Admittedly, these concepts are not entirely new; distributed object-oriented technologies like CORBA and Remote Method Invocation (RMI) sought to provide similar services. Such core concepts as a service registry and TCP/IP-based communication protocol are common to both CORBA (registry/agent and Internet Inter-ORB Protocol (IIOP)) and Web services (UDDI and SOAP). But CORBA failed because it proved quite complicated and expensive to implement -- both in terms of cost and performance. Furthermore, the object bus could not create a genuine heterogeneous environment consisting of multiple hardware and software platforms. Web services, on the other hand, rely on ubiquitous technologies like XML and HTTP, and thus stand a fighting chance of being that ultimate Web glue.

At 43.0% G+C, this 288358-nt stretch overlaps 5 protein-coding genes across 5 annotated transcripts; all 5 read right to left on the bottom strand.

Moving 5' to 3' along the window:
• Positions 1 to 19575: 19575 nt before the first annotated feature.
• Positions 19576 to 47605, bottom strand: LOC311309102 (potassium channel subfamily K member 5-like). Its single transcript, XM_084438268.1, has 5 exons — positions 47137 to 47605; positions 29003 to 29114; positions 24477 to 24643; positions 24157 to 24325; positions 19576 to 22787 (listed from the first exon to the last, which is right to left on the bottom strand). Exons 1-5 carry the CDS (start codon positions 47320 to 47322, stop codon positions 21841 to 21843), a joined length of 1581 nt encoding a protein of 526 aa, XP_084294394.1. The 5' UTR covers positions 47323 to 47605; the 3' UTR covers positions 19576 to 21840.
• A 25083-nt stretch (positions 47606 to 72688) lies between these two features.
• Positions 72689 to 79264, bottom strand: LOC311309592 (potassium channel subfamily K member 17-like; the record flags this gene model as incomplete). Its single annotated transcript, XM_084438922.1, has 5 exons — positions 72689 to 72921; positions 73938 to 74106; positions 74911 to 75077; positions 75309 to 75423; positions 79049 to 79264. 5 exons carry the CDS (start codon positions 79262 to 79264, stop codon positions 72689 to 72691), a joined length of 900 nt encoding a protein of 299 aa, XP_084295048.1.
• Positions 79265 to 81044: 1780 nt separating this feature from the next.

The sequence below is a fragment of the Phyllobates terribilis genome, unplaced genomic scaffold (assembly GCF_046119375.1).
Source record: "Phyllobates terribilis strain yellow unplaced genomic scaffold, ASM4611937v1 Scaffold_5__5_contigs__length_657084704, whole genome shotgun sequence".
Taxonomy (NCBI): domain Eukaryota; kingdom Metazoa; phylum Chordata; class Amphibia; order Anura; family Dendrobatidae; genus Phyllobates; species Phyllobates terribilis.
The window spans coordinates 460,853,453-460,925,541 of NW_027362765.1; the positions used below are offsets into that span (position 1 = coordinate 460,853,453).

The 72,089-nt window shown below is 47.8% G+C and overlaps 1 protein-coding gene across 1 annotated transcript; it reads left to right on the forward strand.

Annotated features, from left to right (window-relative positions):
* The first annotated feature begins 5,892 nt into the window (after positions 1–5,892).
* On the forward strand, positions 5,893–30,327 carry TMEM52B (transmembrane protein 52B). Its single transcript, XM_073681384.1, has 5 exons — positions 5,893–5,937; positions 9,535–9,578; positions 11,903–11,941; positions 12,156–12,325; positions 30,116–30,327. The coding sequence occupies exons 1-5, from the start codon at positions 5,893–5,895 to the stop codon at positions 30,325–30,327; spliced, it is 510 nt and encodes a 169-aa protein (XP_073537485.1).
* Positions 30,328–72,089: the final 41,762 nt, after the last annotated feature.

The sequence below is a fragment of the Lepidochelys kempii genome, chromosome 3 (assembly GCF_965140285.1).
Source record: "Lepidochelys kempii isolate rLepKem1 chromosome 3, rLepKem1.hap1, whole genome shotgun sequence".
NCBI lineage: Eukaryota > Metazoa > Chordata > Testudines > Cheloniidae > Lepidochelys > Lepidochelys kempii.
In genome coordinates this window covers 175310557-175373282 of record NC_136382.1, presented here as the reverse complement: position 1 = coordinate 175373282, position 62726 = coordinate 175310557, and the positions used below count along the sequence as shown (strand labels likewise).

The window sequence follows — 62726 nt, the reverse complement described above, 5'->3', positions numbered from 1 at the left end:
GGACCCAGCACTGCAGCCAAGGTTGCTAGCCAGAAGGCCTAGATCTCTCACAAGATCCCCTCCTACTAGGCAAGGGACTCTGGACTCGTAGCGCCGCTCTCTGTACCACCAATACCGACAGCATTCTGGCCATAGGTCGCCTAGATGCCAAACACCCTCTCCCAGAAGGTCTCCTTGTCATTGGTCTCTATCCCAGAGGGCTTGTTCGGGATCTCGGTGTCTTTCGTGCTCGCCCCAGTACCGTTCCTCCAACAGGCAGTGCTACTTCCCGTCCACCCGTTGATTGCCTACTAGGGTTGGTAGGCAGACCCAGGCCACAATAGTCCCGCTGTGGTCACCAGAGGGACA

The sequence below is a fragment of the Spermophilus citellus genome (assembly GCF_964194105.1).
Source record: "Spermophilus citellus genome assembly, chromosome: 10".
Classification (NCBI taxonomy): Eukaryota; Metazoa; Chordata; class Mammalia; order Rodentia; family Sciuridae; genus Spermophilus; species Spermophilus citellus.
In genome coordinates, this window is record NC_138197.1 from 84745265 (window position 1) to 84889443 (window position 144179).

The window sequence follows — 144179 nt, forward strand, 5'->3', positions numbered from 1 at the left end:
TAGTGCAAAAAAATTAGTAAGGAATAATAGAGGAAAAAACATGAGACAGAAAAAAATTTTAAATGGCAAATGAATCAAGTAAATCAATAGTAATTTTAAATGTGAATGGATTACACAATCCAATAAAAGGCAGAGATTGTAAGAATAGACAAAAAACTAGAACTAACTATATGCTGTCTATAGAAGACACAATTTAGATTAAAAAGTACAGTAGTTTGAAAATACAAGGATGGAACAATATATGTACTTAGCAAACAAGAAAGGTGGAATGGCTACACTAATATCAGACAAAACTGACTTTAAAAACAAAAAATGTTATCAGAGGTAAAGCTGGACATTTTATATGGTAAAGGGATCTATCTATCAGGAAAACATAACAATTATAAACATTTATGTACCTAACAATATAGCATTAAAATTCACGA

This article develops a clearer understanding of Web services and illustrates a hands-on approach to developing an example service. We use our CellQuotes application presented in "Deliver Cellular Text Messages with SMS" (JavaWorld, March 2001) and demonstrate how to publish it as a Web service. Many expect SMS to be the next killer app for mobile phones; if Web services can provide a seamless coupling between the Web and mobile phones, we'll have an application that rocks, don't you think?

Web services 101

Web services offer the following advantages:

  • They are based on open and ubiquitous standards: Web services use omnipresent protocols such as HTTP for communication and XML for information exchange. Thus, they can work across hardware and software boundaries. For example, a Java Web service could easily talk to a COBOL Web service as long as HTTP and XML are in the mix.